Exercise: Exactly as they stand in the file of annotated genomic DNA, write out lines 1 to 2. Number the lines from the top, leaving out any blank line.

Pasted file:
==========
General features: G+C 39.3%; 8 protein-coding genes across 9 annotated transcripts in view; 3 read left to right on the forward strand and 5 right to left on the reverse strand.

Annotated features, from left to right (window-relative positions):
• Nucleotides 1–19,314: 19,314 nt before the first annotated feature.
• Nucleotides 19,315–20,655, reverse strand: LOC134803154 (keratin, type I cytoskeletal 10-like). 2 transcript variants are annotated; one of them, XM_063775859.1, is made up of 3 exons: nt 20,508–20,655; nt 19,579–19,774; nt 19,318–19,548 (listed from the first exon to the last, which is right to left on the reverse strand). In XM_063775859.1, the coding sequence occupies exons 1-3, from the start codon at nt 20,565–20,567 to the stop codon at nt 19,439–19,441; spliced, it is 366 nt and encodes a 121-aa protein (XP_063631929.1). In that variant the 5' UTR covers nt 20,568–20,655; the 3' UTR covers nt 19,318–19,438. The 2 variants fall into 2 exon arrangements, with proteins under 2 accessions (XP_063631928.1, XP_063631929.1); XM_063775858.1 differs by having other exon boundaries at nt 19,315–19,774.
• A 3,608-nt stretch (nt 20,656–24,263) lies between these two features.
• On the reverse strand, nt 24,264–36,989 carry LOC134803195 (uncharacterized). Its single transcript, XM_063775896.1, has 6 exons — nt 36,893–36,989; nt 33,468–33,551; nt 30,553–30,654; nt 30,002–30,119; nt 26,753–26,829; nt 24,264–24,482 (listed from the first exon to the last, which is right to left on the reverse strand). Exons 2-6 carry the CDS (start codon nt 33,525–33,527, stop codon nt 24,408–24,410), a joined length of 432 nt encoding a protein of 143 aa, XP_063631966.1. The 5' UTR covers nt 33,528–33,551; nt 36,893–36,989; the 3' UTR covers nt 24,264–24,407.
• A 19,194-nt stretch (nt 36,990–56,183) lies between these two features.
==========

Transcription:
General features: G+C 39.3%; 8 protein-coding genes across 9 annotated transcripts in view; 3 read left to right on the forward strand and 5 right to left on the reverse strand.

Annotated features, from left to right (window-relative positions):